Christmas Eve viewing: Outnumbered, BBC1
OK. It's 8.30. That's Christmas over." It was a dream of sorts, uttered by a woman who knew she was at the sharp end of the wrapping-paper-clearance, greasy-pots end of the annual celebration and, just in case you were wondering, it was half past eight in the morning, as Sue from Outnumbered began the familiar cat-drive involved in getting the family to the airport on time.
This year, she had vowed, it was going to be different. They were going away for a short break in the Canaries after a stressful few months that had included bedding infestation and over-reaction by the social services. This being Outnumbered, of course, several towering hurdles stood between that consummation and the chaotic starting line of Christmas breakfast. For the moment, nobody is going anywhere. Ben is a little disappointed with the contents of The Dangerous Book for Boys ("There's nothing about firework shoes in here. Look. 'Grinding an Italic Nib'. What's dangerous about that?") Karen, the six-year old, is in the bathroom shaving (for some reason not explained) and Sue herself is fretting about whether to leave Grandad in hospital over the festive season. "We need a break from Mum needing a break," pleaded Jake meaningfully when cancellation was mooted.
It must be a little wearing maintaining this level of anxiety and there are some signs that Outnumbered is feeling its age. This is partly because the children themselves are growing up but can't entirely be allowed to do so if the comic balance is to be maintained (if only they were drawn like Bart and Lisa). In fact, now and then, there's a sense that they've become caricatures of themselves, straining for effects that seemed entirely fresh in the first series. Characters in a comedy can't really learn, of course, but the underlying naturalism of Outnumbered (its implicit promise that parenthood really is like this) also results in an odd strain between laughter and credulity. Wouldn't they have packed the night before, you find yourself asking, and perhaps dropped in on Grandad on the way to the airport when everything was sorted? Are they being clueless by design? The answer to the last question is "Yes, idiot, they're made-up", but that isn't what you want to be thinking about in a comedy.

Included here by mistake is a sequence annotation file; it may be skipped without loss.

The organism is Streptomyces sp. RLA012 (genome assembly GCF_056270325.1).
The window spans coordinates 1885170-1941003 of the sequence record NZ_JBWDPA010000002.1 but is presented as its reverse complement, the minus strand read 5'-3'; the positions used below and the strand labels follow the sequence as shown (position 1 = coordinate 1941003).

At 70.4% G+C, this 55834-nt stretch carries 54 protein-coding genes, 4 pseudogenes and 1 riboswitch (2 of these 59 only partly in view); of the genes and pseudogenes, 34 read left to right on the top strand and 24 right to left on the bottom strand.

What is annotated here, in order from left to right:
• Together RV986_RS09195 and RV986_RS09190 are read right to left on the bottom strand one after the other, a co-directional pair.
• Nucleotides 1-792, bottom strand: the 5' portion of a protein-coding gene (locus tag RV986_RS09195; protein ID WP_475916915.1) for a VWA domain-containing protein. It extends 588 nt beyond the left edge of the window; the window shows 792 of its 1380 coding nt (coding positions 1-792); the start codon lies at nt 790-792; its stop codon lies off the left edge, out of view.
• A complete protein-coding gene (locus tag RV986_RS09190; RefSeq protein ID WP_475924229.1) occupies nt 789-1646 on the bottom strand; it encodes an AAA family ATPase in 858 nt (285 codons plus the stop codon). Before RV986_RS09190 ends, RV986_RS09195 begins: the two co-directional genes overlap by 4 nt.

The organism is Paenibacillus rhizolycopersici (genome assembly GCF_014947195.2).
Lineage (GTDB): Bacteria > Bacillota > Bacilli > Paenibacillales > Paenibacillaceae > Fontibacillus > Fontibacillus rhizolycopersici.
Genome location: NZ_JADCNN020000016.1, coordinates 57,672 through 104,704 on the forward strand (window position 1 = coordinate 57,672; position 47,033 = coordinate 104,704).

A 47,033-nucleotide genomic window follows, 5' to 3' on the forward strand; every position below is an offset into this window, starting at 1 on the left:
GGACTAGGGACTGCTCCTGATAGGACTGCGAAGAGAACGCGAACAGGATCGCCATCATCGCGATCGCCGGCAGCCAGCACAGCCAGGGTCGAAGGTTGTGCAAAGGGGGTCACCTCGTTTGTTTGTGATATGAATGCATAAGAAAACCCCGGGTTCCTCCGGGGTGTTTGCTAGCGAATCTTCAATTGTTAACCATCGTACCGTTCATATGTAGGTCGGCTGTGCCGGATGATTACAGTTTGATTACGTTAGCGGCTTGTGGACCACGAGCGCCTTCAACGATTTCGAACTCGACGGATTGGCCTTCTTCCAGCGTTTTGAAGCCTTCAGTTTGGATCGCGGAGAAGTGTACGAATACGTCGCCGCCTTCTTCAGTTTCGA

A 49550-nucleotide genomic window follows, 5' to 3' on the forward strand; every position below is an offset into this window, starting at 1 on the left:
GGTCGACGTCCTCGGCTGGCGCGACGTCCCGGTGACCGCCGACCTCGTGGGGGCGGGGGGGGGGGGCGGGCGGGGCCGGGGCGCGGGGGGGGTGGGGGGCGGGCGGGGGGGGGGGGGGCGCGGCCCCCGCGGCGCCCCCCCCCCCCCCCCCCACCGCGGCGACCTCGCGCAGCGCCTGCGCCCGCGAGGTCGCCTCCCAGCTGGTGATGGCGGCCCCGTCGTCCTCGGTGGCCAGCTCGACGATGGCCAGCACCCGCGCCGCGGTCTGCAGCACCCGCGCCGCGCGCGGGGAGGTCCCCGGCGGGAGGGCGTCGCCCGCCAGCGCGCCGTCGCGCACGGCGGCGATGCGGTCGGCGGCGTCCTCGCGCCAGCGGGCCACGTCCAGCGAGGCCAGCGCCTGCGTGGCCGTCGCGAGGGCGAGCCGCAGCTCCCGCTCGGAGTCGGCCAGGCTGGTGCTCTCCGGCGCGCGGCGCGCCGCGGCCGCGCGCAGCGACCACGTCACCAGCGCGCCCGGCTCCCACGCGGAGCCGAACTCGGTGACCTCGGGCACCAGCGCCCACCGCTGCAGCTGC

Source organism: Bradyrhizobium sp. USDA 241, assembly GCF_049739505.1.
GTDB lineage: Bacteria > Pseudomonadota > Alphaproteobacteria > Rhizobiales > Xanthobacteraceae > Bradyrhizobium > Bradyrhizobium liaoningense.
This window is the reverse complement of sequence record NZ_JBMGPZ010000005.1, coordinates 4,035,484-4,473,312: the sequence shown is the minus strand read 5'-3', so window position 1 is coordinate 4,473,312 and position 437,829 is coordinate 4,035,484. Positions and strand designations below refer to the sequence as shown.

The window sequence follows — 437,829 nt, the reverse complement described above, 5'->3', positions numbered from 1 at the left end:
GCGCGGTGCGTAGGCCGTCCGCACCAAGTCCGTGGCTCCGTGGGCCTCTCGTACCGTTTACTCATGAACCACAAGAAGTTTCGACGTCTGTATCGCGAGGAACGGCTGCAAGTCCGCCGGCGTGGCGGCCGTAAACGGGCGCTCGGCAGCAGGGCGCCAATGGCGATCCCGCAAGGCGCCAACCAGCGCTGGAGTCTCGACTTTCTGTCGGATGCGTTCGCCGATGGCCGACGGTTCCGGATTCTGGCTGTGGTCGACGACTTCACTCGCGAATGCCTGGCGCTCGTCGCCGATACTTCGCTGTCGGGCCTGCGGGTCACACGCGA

It's still funnier than any other family sitcom, as good at sight gags (Ben marching purposefully past the window with a pickaxe at one point) as it is with dialogue. "Oh, look... there's the Queen doing her Christmas thing," said Grandpa brightly, watching the television in his hospital room. "No, Grandad," replied Jake patiently, "that's John Simpson." And though I don't buy for a second that parents this scarred would have let Ben make the sandwiches for the car journey unsupervised (he offers a choice of treacle and mayonnaise or chocolate and stilton bap), they essentially earned the moment of uplift with which all Christmas programmes are obliged to end – in this case, a family sing-song round Grandad's hospital bed.
In Lapland – chillingly described as "heartwarming" in the Radio Times – it was the Northern Lights that provided the cure-all for family dysfunction, uniting a bickering Birkenhead family in innocent wonder at the end of a trip to visit Santa. Michael Wynne's drama had been so sour and bad-tempered up to this point, though, that the sudden swerve into bonhomie felt deeply unconvincing. One rapprochement – between a beleaguered husband and his endlessly whining wife – came about because he finally lost his patience and snapped, "Will you shut your fat gob for once!" a remark that I'm sure spoke for many viewers but seemed implausible as a catalyst for festive peace. There were some good lines, but I still came out thinking Mandy's early grumble had been a hazardous hostage to fortune: "Christmas," she said winningly, "is all about sitting on a sofa watching shite and eating crap."
And why are 'southern' ways of speaking spreading north?
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